I'm a big fan of asking customers what they want.
But there's one important caveat to that: It's great to ask customers what they want when you're designing your product or service.
But if you ask them what they want in a sales conversation, it can sometimes go south...fast.
That's why I never do that.
Aside from figuring out their GOAL outcome, I don't ask what they want because, frankly, I should know already.
In fact, I'm not even nice when I'm in sales mode. Instead, I confidently tell them exactly what they need. I tell them exactly why they need it. And I tell them that I'm the best person on this earth to give that thing to them.
When people are buying, they lock into their fight-or-flight system. They have doubts -- they doubt whether your solution is right for them, whether it's the right price, and whether you're trustworthy at all.
That's why I don't give them wishy-washy questions or answers. I tell them, "Look, here's where you're at, here's where you want to go, and here's what I'm going to do to help you get there. Let's start."
It's not just the confident message that matters - it's the tone you use as well.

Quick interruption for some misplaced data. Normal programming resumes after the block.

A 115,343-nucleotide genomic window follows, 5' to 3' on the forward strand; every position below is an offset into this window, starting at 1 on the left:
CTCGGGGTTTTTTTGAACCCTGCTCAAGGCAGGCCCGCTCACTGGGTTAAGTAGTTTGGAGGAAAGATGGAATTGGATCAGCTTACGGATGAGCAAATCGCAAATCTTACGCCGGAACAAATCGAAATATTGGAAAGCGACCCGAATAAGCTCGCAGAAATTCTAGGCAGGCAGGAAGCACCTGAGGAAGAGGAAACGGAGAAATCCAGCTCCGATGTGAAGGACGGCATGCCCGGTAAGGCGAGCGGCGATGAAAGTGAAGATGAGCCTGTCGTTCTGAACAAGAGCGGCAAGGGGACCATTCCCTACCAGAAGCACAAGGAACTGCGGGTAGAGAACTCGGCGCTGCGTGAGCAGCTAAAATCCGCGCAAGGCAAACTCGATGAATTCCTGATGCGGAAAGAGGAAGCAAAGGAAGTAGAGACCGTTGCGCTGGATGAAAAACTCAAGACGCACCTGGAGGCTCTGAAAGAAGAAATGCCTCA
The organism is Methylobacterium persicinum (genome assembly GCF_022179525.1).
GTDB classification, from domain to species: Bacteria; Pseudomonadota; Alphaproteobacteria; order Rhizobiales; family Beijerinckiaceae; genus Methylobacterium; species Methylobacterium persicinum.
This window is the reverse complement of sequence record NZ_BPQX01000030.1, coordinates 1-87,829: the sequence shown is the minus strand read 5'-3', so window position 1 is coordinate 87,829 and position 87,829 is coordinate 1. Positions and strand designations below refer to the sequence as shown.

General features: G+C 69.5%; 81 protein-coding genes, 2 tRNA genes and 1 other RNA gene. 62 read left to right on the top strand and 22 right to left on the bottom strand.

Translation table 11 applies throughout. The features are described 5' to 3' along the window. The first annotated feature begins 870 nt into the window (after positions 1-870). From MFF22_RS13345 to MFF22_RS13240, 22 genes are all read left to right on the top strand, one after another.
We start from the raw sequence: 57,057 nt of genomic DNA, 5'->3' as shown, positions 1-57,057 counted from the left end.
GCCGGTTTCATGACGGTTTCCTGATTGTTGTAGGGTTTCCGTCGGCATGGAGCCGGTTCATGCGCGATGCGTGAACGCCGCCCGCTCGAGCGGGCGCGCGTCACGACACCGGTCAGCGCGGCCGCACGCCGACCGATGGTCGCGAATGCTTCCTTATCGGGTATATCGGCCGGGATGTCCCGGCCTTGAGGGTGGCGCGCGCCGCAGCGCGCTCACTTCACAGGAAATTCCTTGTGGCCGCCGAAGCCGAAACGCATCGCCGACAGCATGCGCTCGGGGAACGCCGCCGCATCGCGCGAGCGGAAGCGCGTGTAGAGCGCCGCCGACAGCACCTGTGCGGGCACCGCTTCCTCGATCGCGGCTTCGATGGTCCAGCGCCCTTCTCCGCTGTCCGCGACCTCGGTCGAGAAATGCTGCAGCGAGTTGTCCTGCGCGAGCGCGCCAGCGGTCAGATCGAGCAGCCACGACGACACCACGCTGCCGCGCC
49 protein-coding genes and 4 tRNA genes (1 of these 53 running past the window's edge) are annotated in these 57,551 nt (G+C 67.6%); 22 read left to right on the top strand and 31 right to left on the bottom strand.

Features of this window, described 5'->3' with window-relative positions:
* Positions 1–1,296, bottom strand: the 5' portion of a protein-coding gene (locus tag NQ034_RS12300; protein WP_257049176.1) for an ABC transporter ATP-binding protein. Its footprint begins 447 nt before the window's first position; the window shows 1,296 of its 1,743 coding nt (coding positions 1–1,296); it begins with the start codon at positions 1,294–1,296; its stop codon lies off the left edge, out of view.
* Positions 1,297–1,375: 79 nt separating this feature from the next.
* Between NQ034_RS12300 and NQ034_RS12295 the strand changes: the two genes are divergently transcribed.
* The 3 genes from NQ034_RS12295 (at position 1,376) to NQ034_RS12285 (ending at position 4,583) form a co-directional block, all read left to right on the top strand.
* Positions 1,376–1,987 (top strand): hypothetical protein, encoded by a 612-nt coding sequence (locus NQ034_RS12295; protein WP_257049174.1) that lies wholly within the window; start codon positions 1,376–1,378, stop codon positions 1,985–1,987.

The super-nice salesperson is trying to tell us something. But our doctor isn't. When our doctor comes in, with that stern and knowledgeable tone, we listen to every word. If they tried to butter us up, that's probably a bad sign!
It's not unlike dog training. If you have a dog, you might know Cesar Millan, the dog whisperer. His whole thing is "calm assertive." When you're calm and assertive, the animal just falls into line naturally.
Customers are much the same - we're animals, after all. So the next time you're selling, be calm and assertive. Don't smile too much, or try to be nice or cute. Your customer wants to solve their problem. Give them the confident look and tone that makes them feel comfortable that YOU are the right solution for them.
They're already doubtful. If your confidence overcomes their doubt, you've won. Otherwise your sale will go to the dogs.